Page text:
References and Further Resources:

About Tom Smith

Hi. My name is Tom Smith. I'm the writer behind Holding to Truth in Love, and I love the Lord Jesus and His life-giving Word. Please feel free to send me an e-mail through the contact page if you have any questions. I hope you'd take a moment to subscribe to the Holding to Truth blog. Then you'll be sure not to miss a post. Thanks!

10 Replies

  1. marlon

    When I started in the church life 1996 speaking the hymn is a great matter for me, it gave me a lot of appreciation to Lord. This is not merely a practice but giving a wonderful appreciation to Lord’s person & His being Triune.

  2. When I was young I thought the idea of a singing telegram was wonderful, and always wanted one. At a training on preaching the gospel we were encouraged to sing at people’s doors. We sang hymns start to finish. It was the greatest joy to disarm people, and bring an inevitable smile to their face. In those ten days we baptized ten people, and prayed with many others to receive the Lord. What a priveledge! It is a greater priveledge to give than to receive. Thank the Lord!

    1. Tom Smith

      I’m so glad you’ve enjoyed singing hymns in your preaching the gospel. This brings people into the joy of salvation! May we be joyful believers filled in spirit, letting the Word dwell in us richly. We can do this by building up a daily habit of singing and speaking hymns and spiritual songs to the Lord, to one another and even to the sinners the Lord is seeking to save through us. Thanks for the encouraging testimony confirming this post.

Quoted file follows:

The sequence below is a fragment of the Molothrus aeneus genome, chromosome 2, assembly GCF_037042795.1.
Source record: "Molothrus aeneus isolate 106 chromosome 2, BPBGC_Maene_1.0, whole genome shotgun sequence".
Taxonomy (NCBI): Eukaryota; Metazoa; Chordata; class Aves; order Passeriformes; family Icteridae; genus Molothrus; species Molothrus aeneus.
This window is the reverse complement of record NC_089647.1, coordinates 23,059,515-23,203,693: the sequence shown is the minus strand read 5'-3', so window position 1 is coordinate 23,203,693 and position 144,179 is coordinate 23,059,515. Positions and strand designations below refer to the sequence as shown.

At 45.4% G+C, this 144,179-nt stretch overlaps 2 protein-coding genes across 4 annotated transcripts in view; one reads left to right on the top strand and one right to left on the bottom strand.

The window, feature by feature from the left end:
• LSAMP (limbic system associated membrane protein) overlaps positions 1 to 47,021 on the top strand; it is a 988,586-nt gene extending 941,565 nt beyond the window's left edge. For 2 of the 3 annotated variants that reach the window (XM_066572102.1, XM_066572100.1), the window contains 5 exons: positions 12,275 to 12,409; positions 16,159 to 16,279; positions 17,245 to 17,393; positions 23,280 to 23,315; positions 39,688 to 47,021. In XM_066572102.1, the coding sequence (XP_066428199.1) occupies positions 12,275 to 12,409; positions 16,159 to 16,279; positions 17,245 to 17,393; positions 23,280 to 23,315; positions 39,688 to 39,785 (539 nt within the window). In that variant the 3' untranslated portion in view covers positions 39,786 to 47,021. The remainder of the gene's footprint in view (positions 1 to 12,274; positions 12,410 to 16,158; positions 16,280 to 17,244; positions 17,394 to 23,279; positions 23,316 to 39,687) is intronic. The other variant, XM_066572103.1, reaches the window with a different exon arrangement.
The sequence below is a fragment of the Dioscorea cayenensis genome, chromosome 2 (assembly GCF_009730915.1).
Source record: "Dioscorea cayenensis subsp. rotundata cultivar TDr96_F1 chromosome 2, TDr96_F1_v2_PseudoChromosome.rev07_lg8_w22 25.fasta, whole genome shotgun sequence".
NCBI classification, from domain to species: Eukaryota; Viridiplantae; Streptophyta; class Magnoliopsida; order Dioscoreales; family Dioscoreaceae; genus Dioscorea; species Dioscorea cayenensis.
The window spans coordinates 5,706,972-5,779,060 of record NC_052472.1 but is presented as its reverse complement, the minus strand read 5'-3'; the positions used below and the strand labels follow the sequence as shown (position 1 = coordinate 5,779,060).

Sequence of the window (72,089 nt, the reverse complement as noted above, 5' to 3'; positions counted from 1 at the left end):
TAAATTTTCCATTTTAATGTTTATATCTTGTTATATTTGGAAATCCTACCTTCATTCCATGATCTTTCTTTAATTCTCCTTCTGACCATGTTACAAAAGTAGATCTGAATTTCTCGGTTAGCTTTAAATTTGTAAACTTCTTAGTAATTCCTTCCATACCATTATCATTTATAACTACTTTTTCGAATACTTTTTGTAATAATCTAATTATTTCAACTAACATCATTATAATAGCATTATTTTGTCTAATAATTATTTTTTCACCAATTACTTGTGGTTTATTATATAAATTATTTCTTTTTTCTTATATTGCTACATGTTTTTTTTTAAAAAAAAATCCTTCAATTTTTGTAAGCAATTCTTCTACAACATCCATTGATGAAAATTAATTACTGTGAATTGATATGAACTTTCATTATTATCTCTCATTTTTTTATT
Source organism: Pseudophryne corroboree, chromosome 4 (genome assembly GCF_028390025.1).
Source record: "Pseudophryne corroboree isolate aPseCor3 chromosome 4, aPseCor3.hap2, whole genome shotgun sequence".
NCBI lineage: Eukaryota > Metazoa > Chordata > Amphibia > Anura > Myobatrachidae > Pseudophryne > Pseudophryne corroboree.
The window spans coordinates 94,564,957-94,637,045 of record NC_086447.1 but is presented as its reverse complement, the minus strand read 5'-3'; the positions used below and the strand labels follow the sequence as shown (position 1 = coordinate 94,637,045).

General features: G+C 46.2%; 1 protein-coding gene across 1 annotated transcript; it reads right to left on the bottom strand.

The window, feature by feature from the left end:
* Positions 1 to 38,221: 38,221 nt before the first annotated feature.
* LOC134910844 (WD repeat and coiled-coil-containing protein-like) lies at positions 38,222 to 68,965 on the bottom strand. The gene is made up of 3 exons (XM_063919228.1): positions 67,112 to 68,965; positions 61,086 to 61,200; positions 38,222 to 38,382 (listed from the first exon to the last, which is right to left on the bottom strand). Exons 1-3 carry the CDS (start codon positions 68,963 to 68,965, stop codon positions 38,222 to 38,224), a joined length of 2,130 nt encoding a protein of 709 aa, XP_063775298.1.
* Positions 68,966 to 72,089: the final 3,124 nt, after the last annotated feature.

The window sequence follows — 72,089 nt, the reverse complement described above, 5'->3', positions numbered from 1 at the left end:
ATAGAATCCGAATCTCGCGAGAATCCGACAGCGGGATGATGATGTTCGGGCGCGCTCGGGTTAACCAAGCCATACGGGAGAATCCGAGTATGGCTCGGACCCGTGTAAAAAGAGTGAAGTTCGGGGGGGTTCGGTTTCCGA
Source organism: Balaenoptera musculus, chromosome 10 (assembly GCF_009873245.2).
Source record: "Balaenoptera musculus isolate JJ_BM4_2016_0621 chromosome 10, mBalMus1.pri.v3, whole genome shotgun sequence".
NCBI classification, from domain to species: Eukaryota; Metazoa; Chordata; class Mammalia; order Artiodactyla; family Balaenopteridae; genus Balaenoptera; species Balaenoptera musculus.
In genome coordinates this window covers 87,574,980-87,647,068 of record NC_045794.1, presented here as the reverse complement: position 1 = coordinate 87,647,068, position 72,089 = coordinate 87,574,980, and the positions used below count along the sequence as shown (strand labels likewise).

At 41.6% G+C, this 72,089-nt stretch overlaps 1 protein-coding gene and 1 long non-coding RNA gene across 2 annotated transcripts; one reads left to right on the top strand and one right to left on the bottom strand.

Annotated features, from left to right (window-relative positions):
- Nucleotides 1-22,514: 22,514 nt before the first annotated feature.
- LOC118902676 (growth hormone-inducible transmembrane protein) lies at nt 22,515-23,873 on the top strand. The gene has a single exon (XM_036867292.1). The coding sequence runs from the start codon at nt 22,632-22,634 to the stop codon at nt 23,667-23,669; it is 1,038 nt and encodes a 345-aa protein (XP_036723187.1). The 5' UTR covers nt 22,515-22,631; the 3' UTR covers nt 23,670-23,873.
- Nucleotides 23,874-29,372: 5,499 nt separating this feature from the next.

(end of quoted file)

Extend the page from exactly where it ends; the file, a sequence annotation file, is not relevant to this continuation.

3. Edgar Hovhannisyan

    I cannot sing enough of Thee,
    The sweetest name on earth;
    A note so full of melody
    Comes from my heart so joyously,
    And fills my soul with mirth.

  4. christina

    Amen…True indeed, we will never run of supply from the hymns. I recall how my father would sing Hymn 1191 (From my spirit within flows a fountain of life) every morning to wake us up for our morning revival. It is still one of the hymns that wakes me up especially when my spirit begins to slumber. Lord deepen the flow life in us!

  5. christina

    Amen…True indeed, we will never run out of supply from the hymns. I recall how my father would sing Hymn 1191 (From my spirit within flows a fountain of life) every morning to wake us up for our morning revival. It is still one of the hymns that wakes me up especially when my spirit begins to slumber. Lord deepen the flow life in us!

  6. John Tesauro

    I’ve found that singing a verse or items of the truth helps to constitute and internalize the truth within you. This post is a reminder and refreshing to sing and speak hymns one to another to refresh and supply the believers.

    1. Tom Smith

      John, I’ve found singing and speaking hymns to be a simple way to be nourished with Christ…not just for Christian gatherings but in my daily life. It’s especially helpful to sing hymns in the mornings when coming to the Lord. Then it is so spontaneous and genuine to sing and speak them with other believers. May singing and speaking hymns become a part of a daily revival uplifting our Christian life, family life and church life.